Exposure to any caffeine level while in the womb was associated with a heightened risk of overweight at the ages of three and five years, although this persisted only for those eight-year-olds whose mums had had a "very high" caffeine intake during their pregnancy.
"Average", "high", and "very high" caffeine intake during pregnancy were associated with a heightened risk - 15%, 30%, and 66%, respectively - of faster excess growth during their child's infancy than low intake, after taking account of potentially influential factors.
Researchers found mothers's caffeine consumption could lead to their children becoming overweight in later years.
But the observational study did not provide a clear cause and effect.
"In this study, the mothers with high caffeine intake were most likely to be heavy smokers, economically disadvantaged, have poor diet and be overweight".
Some experts are advising that the study should be viewed with caution.
Very high levels of caffeine consumption during pregnancy were linked with less than a pound of excess weight up to age 5, but slightly over a pound by age 8, the researchers reported. The researchers divided the intake into low (less than 49 mg), average (50-199), high (200-299), and very high (more than 300).
"Maternal caffeine intake may modify the overall weight growth trajectory of the child from birth to 8 years", the write.More news: YouTube Kids adding human curated channel collections, more parental restrictions
Study authors said their findings supported the recommendation that pregnant moms should reduce their caffeine intake to less than 200 milligrams a day, or below two cups of coffee.
Sources of dietary caffeine can include coffee, black tea, caffeinated soft/energy drinks, chocolate, chocolate milk, sandwich spreads; and desserts, cakes and candies. It passes rapidly through the body's tissues, including the placenta, but takes the body longer to get rid of during pregnancy.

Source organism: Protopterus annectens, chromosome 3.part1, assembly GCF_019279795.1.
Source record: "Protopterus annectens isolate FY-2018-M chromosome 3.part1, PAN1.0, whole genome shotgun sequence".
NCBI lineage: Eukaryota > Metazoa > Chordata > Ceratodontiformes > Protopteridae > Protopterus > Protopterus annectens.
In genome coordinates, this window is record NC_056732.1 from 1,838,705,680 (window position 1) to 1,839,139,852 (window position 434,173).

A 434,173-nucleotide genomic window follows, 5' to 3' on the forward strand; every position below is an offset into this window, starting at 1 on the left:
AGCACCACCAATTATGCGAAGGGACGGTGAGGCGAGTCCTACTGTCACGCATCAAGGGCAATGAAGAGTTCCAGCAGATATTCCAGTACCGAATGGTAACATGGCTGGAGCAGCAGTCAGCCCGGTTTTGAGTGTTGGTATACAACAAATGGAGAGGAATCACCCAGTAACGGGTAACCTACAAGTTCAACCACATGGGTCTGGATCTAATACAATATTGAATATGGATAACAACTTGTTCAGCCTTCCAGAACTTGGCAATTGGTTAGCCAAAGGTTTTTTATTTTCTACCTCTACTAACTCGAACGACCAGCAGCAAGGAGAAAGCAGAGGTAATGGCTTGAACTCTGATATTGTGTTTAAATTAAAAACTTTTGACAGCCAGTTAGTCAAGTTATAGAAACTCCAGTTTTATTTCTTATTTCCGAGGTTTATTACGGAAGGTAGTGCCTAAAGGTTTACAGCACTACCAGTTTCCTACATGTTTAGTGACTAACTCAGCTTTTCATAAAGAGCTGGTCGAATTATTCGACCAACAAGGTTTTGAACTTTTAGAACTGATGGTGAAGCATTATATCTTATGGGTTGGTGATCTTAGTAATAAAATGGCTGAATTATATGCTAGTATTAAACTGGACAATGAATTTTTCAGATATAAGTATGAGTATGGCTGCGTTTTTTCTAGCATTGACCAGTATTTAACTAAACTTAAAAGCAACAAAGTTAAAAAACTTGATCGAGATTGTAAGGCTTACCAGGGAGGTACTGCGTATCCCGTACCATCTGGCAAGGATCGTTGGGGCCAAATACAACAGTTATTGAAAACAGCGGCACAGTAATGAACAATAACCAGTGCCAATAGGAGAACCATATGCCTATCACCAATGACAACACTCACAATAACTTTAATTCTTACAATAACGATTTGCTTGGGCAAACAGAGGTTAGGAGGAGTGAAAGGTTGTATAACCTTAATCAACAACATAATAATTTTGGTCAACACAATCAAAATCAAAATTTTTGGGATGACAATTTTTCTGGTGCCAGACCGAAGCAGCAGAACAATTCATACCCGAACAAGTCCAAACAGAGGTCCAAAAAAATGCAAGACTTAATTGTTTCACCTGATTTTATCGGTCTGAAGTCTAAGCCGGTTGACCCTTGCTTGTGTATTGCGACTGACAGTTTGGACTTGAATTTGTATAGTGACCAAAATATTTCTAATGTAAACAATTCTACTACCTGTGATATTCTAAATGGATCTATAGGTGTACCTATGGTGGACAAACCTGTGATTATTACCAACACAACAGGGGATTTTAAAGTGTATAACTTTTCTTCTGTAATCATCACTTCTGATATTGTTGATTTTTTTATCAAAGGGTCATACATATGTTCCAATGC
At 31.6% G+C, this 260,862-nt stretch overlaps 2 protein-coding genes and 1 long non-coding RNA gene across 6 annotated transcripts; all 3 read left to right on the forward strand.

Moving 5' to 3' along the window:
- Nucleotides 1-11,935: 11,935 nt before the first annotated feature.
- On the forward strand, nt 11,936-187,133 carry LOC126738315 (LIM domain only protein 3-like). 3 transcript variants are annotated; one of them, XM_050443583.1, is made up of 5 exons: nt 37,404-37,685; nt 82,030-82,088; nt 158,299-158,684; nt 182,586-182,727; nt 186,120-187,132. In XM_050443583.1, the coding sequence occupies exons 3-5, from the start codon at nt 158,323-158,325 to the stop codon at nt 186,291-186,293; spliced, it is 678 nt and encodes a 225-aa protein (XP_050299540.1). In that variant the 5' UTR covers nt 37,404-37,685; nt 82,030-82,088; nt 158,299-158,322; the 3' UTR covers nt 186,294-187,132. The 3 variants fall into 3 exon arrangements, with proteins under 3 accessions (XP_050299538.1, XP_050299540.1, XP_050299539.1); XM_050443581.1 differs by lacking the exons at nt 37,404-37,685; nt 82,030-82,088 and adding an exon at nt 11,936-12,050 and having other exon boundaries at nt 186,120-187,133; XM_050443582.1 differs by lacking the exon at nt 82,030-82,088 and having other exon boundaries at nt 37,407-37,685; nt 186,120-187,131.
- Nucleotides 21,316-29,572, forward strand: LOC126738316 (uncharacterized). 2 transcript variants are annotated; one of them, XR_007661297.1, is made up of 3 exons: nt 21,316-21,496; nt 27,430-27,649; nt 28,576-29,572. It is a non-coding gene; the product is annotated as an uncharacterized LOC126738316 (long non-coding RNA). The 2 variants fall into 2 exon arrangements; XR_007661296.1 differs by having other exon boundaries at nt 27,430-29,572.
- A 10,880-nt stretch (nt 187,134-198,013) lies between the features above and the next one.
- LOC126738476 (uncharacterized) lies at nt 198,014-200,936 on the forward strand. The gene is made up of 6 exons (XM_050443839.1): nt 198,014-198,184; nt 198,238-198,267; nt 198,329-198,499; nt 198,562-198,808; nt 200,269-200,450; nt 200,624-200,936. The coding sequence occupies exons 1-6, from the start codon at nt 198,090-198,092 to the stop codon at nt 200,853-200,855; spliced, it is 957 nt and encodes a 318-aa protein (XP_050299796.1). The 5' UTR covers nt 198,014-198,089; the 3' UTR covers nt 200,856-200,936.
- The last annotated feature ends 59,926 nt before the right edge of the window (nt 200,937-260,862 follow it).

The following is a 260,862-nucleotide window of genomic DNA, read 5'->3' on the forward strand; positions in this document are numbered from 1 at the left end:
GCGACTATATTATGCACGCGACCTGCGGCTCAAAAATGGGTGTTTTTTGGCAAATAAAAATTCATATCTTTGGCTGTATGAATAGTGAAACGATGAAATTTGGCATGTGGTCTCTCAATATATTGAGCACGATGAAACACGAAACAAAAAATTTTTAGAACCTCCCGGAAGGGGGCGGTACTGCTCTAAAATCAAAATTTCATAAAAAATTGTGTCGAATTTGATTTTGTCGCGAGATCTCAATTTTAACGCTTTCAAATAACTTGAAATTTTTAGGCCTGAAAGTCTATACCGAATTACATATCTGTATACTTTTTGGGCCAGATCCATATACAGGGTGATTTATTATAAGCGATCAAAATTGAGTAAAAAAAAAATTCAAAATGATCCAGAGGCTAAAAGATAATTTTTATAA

On average, children exposed to very high levels of caffeine before birth weighed 2.4 to 2.9 ounces more at 3-12 months, 3.9 to 4.8 ounces more as toddlers up to 2, 5.7 to 11.2 ounces more as pre-schoolers from 3-5 years and 16.9 ounces more at the age of 8 compared with children who weren't exposed to these levels.
"Women must note that coffee and tea aren't the only source of caffeine, as it's often present in chocolates, sodas and some pain relief medicines".
"The evidence provided in the study for a causal effect is extremely weak and the statement from the authors that "complete avoidance might actually be advisable" seems unjustified, particularly when we consider the effects that such a restriction might have on wellbeing of mothers".
Around half (46 per cent) of pregnant women were considered to have low caffeine consumption - less than 50mg a day; A further 44 per cent had a moderate level of consumption - classed as between 50 and 199mg a day; 7 per cent had high levels of consumption of between 200mg and 299mg a day and 3 per cent had very high levels of over 300mg.
The report was published online April 23 in the journal BMJ Open. However, this study was not able to determine whether the increase in growth rate in the first year of life was due to an increase in bone and muscle mass, which tends to occur earlier, or body fat which occurs later.